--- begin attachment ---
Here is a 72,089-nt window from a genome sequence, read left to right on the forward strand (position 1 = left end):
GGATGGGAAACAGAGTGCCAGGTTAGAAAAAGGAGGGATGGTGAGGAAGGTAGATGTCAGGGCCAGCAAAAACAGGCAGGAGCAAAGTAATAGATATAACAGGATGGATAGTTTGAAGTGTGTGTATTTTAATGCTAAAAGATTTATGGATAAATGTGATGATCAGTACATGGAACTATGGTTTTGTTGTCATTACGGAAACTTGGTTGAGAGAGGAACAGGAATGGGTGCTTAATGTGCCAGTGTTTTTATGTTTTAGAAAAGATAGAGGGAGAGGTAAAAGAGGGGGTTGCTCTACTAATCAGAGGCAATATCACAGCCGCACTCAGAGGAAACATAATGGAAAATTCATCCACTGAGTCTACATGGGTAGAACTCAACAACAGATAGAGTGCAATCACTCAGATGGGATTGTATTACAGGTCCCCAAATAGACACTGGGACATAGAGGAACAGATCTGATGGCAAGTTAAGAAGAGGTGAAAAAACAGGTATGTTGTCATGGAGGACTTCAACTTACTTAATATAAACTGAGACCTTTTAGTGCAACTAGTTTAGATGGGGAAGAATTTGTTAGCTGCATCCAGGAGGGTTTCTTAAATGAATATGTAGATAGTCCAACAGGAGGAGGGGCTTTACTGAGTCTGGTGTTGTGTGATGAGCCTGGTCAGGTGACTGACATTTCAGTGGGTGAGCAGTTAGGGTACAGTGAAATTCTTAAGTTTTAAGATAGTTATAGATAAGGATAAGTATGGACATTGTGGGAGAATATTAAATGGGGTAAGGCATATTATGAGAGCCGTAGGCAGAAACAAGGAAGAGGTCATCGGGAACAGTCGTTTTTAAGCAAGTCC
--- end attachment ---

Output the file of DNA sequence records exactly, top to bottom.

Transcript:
Here is a 72,089-nt window from a genome sequence, read left to right on the forward strand (position 1 = left end):
GGATGGGAAACAGAGTGCCAGGTTAGAAAAAGGAGGGATGGTGAGGAAGGTAGATGTCAGGGCCAGCAAAAACAGGCAGGAGCAAAGTAATAGATATAACAGGATGGATAGTTTGAAGTGTGTGTATTTTAATGCTAAAAGATTTATGGATAAATGTGATGATCAGTACATGGAACTATGGTTTTGTTGTCATTACGGAAACTTGGTTGAGAGAGGAACAGGAATGGGTGCTTAATGTGCCAGTGTTTTTATGTTTTAGAAAAGATAGAGGGAGAGGTAAAAGAGGGGGTTGCTCTACTAATCAGAGGCAATATCACAGCCGCACTCAGAGGAAACATAATGGAAAATTCATCCACTGAGTCTACATGGGTAGAACTCAACAACAGATAGAGTGCAATCACTCAGATGGGATTGTATTACAGGTCCCCAAATAGACACTGGGACATAGAGGAACAGATCTGATGGCAAGTTAAGAAGAGGTGAAAAAACAGGTATGTTGTCATGGAGGACTTCAACTTACTTAATATAAACTGAGACCTTTTAGTGCAACTAGTTTAGATGGGGAAGAATTTGTTAGCTGCATCCAGGAGGGTTTCTTAAATGAATATGTAGATAGTCCAACAGGAGGAGGGGCTTTACTGAGTCTGGTGTTGTGTGATGAGCCTGGTCAGGTGACTGACATTTCAGTGGGTGAGCAGTTAGGGTACAGTGAAATTCTTAAGTTTTAAGATAGTTATAGATAAGGATAAGTATGGACATTGTGGGAGAATATTAAATGGGGTAAGGCATATTATGAGAGCCGTAGGCAGAAACAAGGAAGAGGTCATCGGGAACAGTCGTTTTTAAGCAAGTCC